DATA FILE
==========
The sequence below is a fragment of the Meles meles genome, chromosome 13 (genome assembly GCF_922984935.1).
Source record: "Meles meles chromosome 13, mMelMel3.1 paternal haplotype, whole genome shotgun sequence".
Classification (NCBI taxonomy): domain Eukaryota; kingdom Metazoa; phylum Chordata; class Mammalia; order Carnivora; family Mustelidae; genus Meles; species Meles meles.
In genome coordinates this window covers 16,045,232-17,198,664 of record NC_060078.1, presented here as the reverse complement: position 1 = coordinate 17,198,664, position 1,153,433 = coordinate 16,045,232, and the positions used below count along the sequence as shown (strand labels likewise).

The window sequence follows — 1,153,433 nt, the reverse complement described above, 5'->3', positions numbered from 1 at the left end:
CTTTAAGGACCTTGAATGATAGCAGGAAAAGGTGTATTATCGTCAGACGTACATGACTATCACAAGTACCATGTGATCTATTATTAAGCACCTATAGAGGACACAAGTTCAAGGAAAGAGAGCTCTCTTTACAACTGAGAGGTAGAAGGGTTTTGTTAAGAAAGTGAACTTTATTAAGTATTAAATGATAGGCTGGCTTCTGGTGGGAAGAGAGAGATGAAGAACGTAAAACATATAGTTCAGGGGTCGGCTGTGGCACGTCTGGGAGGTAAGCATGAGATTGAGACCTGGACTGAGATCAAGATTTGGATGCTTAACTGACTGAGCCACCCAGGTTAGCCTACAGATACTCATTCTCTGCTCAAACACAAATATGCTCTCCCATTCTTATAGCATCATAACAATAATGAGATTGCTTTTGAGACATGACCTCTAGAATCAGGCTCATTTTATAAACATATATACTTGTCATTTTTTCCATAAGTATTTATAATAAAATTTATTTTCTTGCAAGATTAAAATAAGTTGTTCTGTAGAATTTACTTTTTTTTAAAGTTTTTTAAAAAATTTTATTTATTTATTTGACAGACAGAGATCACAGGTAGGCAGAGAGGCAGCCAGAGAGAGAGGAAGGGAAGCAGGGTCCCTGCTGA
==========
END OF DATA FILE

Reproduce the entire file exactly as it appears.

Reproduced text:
The sequence below is a fragment of the Meles meles genome, chromosome 13 (genome assembly GCF_922984935.1).
Source record: "Meles meles chromosome 13, mMelMel3.1 paternal haplotype, whole genome shotgun sequence".
Classification (NCBI taxonomy): domain Eukaryota; kingdom Metazoa; phylum Chordata; class Mammalia; order Carnivora; family Mustelidae; genus Meles; species Meles meles.
In genome coordinates this window covers 16,045,232-17,198,664 of record NC_060078.1, presented here as the reverse complement: position 1 = coordinate 17,198,664, position 1,153,433 = coordinate 16,045,232, and the positions used below count along the sequence as shown (strand labels likewise).

The window sequence follows — 1,153,433 nt, the reverse complement described above, 5'->3', positions numbered from 1 at the left end:
CTTTAAGGACCTTGAATGATAGCAGGAAAAGGTGTATTATCGTCAGACGTACATGACTATCACAAGTACCATGTGATCTATTATTAAGCACCTATAGAGGACACAAGTTCAAGGAAAGAGAGCTCTCTTTACAACTGAGAGGTAGAAGGGTTTTGTTAAGAAAGTGAACTTTATTAAGTATTAAATGATAGGCTGGCTTCTGGTGGGAAGAGAGAGATGAAGAACGTAAAACATATAGTTCAGGGGTCGGCTGTGGCACGTCTGGGAGGTAAGCATGAGATTGAGACCTGGACTGAGATCAAGATTTGGATGCTTAACTGACTGAGCCACCCAGGTTAGCCTACAGATACTCATTCTCTGCTCAAACACAAATATGCTCTCCCATTCTTATAGCATCATAACAATAATGAGATTGCTTTTGAGACATGACCTCTAGAATCAGGCTCATTTTATAAACATATATACTTGTCATTTTTTCCATAAGTATTTATAATAAAATTTATTTTCTTGCAAGATTAAAATAAGTTGTTCTGTAGAATTTACTTTTTTTTAAAGTTTTTTAAAAAATTTTATTTATTTATTTGACAGACAGAGATCACAGGTAGGCAGAGAGGCAGCCAGAGAGAGAGGAAGGGAAGCAGGGTCCCTGCTGA